This Norwegian Mercenary Is Instagramming His Fight Against ISIS

news
A photo of "Mike," a Norwegian war veteran who is fighting ISIS and goes by the handle Peshmerganor on Instagram.

A millennial soldier of fortune who goes by the name ‘Mike’ is waging an independently funded war against the Islamic State.


A photo posted by @peshmerganor on

While his real identity remains anonymous, the Norwegian fighter came to Norway as an Iraqi Kurdish refugee at a young age in the 1980s and after serving with Norwegian forces in Afghanistan, he decided to return home to his native Iraq, according to the Daily Caller.

“When we’ve run Islamic State out of Mosul, it will mark the death of Islamic terrorists in Iraq,” he told Dagbladet, a Norwegian news site, reports the Daily Caller. The city of Mosul in northern Iraq is currently under siege by anti-ISIS forces, as they try to route the militant group.

Fighting alongside the Peshmerga as a volunteer, the Afghanistan war veteran uses social media sites like Liveleak and Instagram to help raise money through his website to pay for equipment, travel, and living costs as he fights independently against the extremist group.

A photo posted by @peshmerganor on

Mike is part of a growing number of military veterans who have travelled to Iraq and Syria to join the fight against ISIS.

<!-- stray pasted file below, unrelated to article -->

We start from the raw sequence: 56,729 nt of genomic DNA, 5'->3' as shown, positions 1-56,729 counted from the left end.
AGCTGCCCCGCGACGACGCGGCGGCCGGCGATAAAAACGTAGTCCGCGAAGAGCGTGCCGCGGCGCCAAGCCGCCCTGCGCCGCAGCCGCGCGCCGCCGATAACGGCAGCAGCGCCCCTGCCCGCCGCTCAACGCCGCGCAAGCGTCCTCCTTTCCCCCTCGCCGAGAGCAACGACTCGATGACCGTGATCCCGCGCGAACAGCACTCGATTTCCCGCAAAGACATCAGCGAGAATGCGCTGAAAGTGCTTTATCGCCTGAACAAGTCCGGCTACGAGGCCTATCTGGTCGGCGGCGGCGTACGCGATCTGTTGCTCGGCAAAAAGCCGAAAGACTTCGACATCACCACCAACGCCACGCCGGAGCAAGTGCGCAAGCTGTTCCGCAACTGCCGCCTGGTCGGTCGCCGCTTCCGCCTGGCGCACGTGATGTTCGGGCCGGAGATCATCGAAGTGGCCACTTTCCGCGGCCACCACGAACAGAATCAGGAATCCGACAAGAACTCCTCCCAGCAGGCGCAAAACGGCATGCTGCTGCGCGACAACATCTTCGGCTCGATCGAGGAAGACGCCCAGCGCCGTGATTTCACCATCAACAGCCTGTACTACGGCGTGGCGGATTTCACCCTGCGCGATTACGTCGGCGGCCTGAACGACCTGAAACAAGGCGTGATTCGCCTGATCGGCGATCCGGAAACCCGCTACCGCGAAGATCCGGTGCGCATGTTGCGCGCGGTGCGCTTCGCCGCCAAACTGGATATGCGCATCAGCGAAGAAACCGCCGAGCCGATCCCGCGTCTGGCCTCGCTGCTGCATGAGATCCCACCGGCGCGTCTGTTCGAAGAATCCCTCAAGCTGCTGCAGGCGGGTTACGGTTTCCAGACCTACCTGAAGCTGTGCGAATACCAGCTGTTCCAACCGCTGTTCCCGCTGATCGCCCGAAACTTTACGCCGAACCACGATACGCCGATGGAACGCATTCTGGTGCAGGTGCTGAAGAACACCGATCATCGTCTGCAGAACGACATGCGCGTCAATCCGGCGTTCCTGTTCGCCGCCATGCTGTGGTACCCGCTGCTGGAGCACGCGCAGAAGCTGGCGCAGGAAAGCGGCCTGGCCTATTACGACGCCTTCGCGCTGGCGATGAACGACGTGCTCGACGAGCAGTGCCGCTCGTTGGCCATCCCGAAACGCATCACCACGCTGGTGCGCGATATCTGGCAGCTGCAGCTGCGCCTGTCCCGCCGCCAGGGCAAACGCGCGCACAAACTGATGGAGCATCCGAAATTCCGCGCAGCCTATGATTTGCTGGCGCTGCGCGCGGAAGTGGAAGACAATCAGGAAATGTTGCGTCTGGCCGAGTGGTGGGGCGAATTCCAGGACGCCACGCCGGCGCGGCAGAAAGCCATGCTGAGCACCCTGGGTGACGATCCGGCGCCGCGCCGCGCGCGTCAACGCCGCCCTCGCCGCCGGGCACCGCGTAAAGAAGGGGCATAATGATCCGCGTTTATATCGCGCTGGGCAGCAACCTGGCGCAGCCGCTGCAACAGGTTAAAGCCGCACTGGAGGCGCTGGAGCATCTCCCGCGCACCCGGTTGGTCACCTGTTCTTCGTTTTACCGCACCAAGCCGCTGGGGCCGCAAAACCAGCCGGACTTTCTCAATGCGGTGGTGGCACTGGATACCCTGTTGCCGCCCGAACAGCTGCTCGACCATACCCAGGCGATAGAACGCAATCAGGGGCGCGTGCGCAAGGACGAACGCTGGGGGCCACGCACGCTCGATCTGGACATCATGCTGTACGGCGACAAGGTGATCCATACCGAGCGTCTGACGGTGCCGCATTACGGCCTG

Using the handle Peshmerganor, Mike’s Instagram page features daily uploads of photos ranging from pictures of the fighter posing next to captured ISIS militants, videos of combat, and numerous photos purportedly depicting dead Islamic State fighters.

A photo posted by @peshmerganor on

The implications of an actual war being waged simultaneously online are far reaching. It is troubling to think that combat, and really, life and death, are now spectator sports for anyone with a smartphone and good cell reception. One Instagram page even claims to allow viewers to vote on whether or not captured ISIS fighters should be executed.

Related: This Controversial Instagram Account Lets You Decide Whether ‘ISIS Fighters’ Live Or Die »

More than anything else, social media has come to define the ongoing war against the Islamic State. The terror group has used it to recruit foreign fighters, sow fear and misinformation, and spread its ideology.

As the war against ISIS spreads from battlefields in Iraq and Syria, to a host of social media platforms, from Instagram, Twitter, to YouTube and Facebook, it’s no surprise that opponents of the extremist group have taken their fight online as well.

Photo by Peshmerganor via Instagram
US Marine Corps

Former Marine Commandant Gen. Charles Krulak has issued a statement urging President Donald Trump and members of Congress to oppose pardons for those accused or convicted of war crimes since, he argued, it would "relinquish the United States' moral high ground."